|Date Published||09 May 2017|
Since We Fell
Rachel has only a vague memory of a father who left home when she was three, a desertion at the root of her vulnerability. She finds a man prepared to accept her problems, only to discover he is not what he purports to be.
Rachel makes rapid progress in TV journalism, marries a man similarly ambitious, and looks likely to make a breakthrough to national TV. This comes when she is sent to Haiti to cover a series of natural disasters. At first she does well, but following her inability to protect two young Haitian girls she falls apart on live TV.
Her career goes into freefall, as does her marriage and eventually her mental state. She becomes breathless and panicky when away from her Boston flat, and eventually becomes a virtual recluse. By some miracle, however, she re-establishes contact with Brian, a man who assisted her in her parental search. Brian seems to love her, and shows the understanding and patience needed to help her recover.
Brian claims to be a dealer in timber, a job which necessitates frequent absences from home. Rachel is making a rare trip into town and unexpectedly spots Brian there, when he claimed to be travelling overseas. Further investigation shows a pattern of lying. Will Rachel be crushed by her findings, or is this the encouragement she needs to get a grip on her life and stop playing the victim?
Dennis Lehane has a long list of bestsellers to his credit, and as we have come to expect with this author the story is told with great confidence, the dialogue is sharp and the action, when it comes, is gripping. I found some difficulty, however, with the structure of this book. The first part is necessary to establish understanding of Rachel’s mind and her vulnerability, but it seems both over-long and at the same time lacking in a crucial element of her experience, not revealed until the end.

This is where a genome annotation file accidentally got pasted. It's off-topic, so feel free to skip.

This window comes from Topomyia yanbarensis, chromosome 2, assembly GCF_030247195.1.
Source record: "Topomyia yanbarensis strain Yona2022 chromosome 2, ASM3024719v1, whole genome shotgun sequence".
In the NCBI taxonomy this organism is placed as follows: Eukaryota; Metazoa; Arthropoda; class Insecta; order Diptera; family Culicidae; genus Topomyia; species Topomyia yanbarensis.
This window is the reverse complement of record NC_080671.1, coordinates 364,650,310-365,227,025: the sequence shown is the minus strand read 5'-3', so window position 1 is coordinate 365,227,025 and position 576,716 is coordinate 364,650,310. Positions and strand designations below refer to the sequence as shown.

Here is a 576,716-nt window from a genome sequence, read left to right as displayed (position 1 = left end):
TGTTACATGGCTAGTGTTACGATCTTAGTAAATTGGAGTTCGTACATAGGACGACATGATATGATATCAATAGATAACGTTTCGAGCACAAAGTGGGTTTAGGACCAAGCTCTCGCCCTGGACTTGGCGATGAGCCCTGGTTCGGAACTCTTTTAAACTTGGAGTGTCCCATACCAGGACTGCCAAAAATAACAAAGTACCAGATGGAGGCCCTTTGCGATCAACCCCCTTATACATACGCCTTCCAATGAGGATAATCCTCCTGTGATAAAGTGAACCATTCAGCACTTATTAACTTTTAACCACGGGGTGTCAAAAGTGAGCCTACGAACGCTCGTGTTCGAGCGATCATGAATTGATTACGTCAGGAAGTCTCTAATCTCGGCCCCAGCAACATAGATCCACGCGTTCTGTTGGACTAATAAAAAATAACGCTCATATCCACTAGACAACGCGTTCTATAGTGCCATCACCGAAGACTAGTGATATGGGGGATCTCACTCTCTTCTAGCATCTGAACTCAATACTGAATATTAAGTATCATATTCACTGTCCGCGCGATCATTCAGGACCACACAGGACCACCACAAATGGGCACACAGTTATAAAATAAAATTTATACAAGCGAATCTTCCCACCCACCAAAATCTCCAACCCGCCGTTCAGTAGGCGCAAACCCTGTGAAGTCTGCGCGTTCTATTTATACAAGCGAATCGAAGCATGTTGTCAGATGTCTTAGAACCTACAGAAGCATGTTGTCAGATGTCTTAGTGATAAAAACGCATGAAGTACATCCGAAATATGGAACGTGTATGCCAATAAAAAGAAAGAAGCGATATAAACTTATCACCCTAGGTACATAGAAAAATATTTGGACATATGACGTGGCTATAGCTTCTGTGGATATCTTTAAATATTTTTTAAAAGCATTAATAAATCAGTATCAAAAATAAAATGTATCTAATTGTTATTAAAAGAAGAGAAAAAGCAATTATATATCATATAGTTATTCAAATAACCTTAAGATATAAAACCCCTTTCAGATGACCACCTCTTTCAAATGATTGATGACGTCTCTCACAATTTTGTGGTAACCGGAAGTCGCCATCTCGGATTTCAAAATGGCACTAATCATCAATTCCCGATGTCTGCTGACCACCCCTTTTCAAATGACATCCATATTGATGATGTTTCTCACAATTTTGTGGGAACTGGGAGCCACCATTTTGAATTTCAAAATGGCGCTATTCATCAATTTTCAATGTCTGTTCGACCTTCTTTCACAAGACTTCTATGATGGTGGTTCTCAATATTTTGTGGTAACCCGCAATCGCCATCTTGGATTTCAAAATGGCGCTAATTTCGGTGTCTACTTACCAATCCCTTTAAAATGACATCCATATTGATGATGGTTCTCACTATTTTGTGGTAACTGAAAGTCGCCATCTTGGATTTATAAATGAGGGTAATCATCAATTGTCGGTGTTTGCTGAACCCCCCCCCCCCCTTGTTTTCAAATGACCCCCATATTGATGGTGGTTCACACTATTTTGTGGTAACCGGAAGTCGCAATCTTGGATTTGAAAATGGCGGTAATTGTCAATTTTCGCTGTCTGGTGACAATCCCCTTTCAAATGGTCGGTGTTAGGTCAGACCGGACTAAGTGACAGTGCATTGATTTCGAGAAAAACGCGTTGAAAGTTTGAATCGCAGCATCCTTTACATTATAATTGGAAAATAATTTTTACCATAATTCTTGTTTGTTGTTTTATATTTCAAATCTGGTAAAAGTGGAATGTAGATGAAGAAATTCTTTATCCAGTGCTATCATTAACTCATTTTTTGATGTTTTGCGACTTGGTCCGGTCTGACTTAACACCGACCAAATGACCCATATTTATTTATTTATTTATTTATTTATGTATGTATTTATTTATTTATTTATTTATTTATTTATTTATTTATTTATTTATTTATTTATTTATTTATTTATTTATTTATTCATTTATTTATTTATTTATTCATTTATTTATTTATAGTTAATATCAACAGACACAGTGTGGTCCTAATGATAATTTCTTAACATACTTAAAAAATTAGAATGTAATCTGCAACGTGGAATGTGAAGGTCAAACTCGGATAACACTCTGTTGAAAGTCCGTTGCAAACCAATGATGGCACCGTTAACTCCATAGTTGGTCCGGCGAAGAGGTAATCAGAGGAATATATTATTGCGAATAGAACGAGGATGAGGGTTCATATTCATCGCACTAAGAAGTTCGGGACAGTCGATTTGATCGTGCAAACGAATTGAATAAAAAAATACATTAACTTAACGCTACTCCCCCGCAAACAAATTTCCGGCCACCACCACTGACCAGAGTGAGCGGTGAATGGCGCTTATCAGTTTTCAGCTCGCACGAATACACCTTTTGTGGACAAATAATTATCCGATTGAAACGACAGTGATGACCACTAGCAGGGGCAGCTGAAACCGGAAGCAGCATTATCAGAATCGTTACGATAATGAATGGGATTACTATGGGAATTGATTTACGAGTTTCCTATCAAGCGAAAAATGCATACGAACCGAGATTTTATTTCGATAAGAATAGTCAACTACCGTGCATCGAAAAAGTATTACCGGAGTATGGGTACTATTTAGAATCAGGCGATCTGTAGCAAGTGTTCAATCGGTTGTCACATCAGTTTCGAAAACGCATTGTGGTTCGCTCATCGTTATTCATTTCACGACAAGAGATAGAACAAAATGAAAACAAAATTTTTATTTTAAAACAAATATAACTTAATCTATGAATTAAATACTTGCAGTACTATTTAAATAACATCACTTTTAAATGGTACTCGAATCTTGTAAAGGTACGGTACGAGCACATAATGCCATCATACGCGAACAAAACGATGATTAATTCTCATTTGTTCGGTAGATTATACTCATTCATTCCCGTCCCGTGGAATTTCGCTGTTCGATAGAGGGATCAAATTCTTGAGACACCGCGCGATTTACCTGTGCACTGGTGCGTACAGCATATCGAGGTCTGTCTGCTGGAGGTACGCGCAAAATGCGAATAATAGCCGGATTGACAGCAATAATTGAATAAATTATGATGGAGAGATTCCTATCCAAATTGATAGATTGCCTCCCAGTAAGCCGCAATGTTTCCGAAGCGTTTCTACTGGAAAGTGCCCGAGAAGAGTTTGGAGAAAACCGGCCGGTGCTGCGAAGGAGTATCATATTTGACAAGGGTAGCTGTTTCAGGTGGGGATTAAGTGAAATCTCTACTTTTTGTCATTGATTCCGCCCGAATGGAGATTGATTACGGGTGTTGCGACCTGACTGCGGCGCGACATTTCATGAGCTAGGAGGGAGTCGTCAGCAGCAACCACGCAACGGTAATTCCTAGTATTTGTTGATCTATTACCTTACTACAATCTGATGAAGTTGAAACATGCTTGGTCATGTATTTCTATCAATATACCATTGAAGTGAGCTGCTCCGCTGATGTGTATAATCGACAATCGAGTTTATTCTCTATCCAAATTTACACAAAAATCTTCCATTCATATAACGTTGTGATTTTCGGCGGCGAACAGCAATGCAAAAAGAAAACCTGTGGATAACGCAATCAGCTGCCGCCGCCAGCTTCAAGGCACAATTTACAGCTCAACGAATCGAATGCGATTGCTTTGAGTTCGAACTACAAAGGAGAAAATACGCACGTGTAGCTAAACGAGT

The book then morphs from a psychological portrait into a thriller, arising (without giving too much away) from the final stages of a complex criminal conspiracy. Rachel is understandably aggrieved but seemingly not, as one would imagine, because she has been unwittingly entangled in a moral and existential dilemma, but merely because Brian has undermined her trust.
Lehane’s decision to make Rachel the focus is one which gives the reader a strong basis for empathy, and may work well if the book makes the transfer to screen, something which has been successful for many of his other stories. To me, however, the drama of the final stages is such as to relegate Rachel’s mental state to something of peripheral interest which, at best, makes for a rather unbalanced tale.
Reviewed 30 September 2017 by Chris Roberts